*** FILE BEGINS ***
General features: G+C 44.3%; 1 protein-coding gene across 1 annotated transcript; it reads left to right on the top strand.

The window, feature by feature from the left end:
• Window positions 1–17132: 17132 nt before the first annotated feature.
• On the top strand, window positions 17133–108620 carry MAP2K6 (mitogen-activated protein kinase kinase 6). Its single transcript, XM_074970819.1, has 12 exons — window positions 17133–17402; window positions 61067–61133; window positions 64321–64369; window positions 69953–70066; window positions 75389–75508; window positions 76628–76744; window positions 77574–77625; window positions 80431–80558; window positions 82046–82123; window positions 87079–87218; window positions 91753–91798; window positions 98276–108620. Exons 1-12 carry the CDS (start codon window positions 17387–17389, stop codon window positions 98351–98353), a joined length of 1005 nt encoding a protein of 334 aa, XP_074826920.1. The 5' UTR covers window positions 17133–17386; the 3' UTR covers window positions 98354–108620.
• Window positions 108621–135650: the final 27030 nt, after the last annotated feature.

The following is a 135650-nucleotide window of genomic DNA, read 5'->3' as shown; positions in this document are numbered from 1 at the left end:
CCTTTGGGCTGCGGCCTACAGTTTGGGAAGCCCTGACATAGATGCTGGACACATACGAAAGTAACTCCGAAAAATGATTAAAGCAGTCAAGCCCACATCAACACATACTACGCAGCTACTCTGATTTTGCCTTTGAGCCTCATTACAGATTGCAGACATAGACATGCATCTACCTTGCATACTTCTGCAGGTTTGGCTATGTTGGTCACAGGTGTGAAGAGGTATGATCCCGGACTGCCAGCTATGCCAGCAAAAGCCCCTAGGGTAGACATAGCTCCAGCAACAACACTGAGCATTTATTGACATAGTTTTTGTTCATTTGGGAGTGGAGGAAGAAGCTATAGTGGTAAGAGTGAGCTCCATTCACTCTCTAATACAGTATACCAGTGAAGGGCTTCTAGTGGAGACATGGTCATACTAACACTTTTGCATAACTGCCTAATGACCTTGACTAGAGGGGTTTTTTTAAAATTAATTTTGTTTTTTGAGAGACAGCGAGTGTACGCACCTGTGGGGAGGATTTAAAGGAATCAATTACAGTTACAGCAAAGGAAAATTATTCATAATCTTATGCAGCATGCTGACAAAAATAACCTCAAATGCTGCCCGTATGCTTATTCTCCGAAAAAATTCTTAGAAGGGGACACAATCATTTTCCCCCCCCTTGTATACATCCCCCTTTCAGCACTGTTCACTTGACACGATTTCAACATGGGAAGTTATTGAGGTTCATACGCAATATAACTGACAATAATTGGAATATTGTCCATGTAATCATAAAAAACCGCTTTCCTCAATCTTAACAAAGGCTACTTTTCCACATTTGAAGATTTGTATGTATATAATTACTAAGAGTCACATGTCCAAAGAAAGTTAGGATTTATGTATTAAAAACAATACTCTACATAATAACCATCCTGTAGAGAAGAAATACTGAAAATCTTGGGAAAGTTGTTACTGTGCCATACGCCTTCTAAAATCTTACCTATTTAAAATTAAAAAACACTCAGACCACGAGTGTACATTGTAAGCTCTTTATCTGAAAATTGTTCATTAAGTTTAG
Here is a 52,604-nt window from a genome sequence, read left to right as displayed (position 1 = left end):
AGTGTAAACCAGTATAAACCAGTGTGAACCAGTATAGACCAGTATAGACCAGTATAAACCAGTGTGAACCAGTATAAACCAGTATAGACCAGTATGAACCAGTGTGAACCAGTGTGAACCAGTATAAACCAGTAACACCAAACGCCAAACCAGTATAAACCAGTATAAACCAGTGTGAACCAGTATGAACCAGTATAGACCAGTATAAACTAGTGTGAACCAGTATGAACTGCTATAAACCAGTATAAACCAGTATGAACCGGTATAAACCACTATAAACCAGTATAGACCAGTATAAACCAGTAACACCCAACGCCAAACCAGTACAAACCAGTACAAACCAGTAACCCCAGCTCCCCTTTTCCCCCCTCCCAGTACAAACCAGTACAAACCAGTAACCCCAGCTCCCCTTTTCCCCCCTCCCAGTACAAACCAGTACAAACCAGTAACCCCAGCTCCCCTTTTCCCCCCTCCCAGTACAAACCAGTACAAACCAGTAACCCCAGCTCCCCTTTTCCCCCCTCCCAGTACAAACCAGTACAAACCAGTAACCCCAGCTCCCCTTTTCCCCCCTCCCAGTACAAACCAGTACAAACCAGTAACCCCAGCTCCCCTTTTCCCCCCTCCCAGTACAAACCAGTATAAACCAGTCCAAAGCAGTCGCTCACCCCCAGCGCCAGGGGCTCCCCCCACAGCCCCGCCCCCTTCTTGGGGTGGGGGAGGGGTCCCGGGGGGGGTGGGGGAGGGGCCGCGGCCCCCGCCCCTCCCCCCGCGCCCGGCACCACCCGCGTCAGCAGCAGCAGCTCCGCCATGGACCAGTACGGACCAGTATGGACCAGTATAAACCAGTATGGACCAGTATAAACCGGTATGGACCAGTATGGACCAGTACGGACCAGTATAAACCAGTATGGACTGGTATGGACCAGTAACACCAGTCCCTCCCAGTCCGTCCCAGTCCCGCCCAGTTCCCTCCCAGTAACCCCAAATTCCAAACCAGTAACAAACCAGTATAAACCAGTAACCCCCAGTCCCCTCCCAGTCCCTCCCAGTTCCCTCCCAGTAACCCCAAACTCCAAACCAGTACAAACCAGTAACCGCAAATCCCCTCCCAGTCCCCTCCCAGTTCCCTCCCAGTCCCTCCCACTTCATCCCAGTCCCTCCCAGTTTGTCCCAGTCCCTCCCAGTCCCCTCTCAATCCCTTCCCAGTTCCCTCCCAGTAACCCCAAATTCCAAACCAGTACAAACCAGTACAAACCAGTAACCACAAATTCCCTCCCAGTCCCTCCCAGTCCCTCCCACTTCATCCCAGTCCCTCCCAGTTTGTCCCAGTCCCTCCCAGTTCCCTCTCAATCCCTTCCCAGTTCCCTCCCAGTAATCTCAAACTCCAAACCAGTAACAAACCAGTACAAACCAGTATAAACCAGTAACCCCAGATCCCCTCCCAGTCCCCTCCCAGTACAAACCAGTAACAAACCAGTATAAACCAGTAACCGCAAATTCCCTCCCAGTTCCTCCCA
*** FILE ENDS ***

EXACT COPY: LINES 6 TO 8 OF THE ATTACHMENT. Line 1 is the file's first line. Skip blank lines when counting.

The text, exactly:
The following is a 135650-nucleotide window of genomic DNA, read 5'->3' as shown; positions in this document are numbered from 1 at the left end:
CCTTTGGGCTGCGGCCTACAGTTTGGGAAGCCCTGACATAGATGCTGGACACATACGAAAGTAACTCCGAAAAATGATTAAAGCAGTCAAGCCCACATCAACACATACTACGCAGCTACTCTGATTTTGCCTTTGAGCCTCATTACAGATTGCAGACATAGACATGCATCTACCTTGCATACTTCTGCAGGTTTGGCTATGTTGGTCACAGGTGTGAAGAGGTATGATCCCGGACTGCCAGCTATGCCAGCAAAAGCCCCTAGGGTAGACATAGCTCCAGCAACAACACTGAGCATTTATTGACATAGTTTTTGTTCATTTGGGAGTGGAGGAAGAAGCTATAGTGGTAAGAGTGAGCTCCATTCACTCTCTAATACAGTATACCAGTGAAGGGCTTCTAGTGGAGACATGGTCATACTAACACTTTTGCATAACTGCCTAATGACCTTGACTAGAGGGGTTTTTTTAAAATTAATTTTGTTTTTTGAGAGACAGCGAGTGTACGCACCTGTGGGGAGGATTTAAAGGAATCAATTACAGTTACAGCAAAGGAAAATTATTCATAATCTTATGCAGCATGCTGACAAAAATAACCTCAAATGCTGCCCGTATGCTTATTCTCCGAAAAAATTCTTAGAAGGGGACACAATCATTTTCCCCCCCCTTGTATACATCCCCCTTTCAGCACTGTTCACTTGACACGATTTCAACATGGGAAGTTATTGAGGTTCATACGCAATATAACTGACAATAATTGGAATATTGTCCATGTAATCATAAAAAACCGCTTTCCTCAATCTTAACAAAGGCTACTTTTCCACATTTGAAGATTTGTATGTATATAATTACTAAGAGTCACATGTCCAAAGAAAGTTAGGATTTATGTATTAAAAACAATACTCTACATAATAACCATCCTGTAGAGAAGAAATACTGAAAATCTTGGGAAAGTTGTTACTGTGCCATACGCCTTCTAAAATCTTACCTATTTAAAATTAAAAAACACTCAGACCACGAGTGTACATTGTAAGCTCTTTATCTGAAAATTGTTCATTAAGTTTAG
Here is a 52,604-nt window from a genome sequence, read left to right as displayed (position 1 = left end):